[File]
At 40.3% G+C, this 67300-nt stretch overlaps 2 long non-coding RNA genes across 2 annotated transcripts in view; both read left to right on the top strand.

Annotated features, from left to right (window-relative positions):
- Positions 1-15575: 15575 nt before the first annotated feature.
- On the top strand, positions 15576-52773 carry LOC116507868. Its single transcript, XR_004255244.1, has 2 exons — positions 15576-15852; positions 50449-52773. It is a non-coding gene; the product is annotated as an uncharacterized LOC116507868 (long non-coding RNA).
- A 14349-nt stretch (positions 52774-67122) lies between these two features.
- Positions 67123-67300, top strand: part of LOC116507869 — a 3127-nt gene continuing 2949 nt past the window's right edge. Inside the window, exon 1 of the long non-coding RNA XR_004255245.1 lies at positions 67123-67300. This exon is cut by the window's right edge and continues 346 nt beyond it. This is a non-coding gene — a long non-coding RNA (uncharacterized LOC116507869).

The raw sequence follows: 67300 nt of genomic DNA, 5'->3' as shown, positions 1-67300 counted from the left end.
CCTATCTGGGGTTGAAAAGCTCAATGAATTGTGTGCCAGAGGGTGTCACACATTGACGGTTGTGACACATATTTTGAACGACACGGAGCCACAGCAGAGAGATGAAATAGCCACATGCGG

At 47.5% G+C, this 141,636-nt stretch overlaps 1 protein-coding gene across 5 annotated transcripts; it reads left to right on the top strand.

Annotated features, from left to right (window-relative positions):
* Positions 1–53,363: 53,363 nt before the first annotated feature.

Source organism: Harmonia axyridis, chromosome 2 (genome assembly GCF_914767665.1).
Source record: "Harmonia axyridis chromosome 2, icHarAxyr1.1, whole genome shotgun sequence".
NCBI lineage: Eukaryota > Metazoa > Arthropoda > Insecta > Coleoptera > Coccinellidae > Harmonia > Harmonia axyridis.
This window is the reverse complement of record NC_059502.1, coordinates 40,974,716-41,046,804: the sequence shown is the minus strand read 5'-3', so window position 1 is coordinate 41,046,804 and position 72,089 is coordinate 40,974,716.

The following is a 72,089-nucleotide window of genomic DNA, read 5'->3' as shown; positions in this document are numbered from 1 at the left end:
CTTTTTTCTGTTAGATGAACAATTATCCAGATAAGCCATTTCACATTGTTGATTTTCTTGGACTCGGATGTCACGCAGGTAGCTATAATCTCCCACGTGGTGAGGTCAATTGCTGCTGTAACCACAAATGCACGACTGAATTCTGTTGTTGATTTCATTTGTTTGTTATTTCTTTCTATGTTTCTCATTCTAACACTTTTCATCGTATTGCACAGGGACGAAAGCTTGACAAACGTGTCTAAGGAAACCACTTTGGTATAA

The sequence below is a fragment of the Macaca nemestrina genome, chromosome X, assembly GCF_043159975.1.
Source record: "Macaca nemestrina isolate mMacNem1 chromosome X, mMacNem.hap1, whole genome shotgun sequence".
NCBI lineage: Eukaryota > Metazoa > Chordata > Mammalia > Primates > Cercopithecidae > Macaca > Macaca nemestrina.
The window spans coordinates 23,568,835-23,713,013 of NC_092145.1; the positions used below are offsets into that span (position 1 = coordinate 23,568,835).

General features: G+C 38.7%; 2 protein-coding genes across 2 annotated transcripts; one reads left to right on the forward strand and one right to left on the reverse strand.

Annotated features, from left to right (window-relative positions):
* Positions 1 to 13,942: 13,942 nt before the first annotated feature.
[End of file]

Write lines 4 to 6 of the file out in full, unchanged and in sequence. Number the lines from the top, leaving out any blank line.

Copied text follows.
- On the top strand, positions 15576-52773 carry LOC116507868. Its single transcript, XR_004255244.1, has 2 exons — positions 15576-15852; positions 50449-52773. It is a non-coding gene; the product is annotated as an uncharacterized LOC116507868 (long non-coding RNA).
- A 14349-nt stretch (positions 52774-67122) lies between these two features.
- Positions 67123-67300, top strand: part of LOC116507869 — a 3127-nt gene continuing 2949 nt past the window's right edge. Inside the window, exon 1 of the long non-coding RNA XR_004255245.1 lies at positions 67123-67300. This exon is cut by the window's right edge and continues 346 nt beyond it. This is a non-coding gene — a long non-coding RNA (uncharacterized LOC116507869).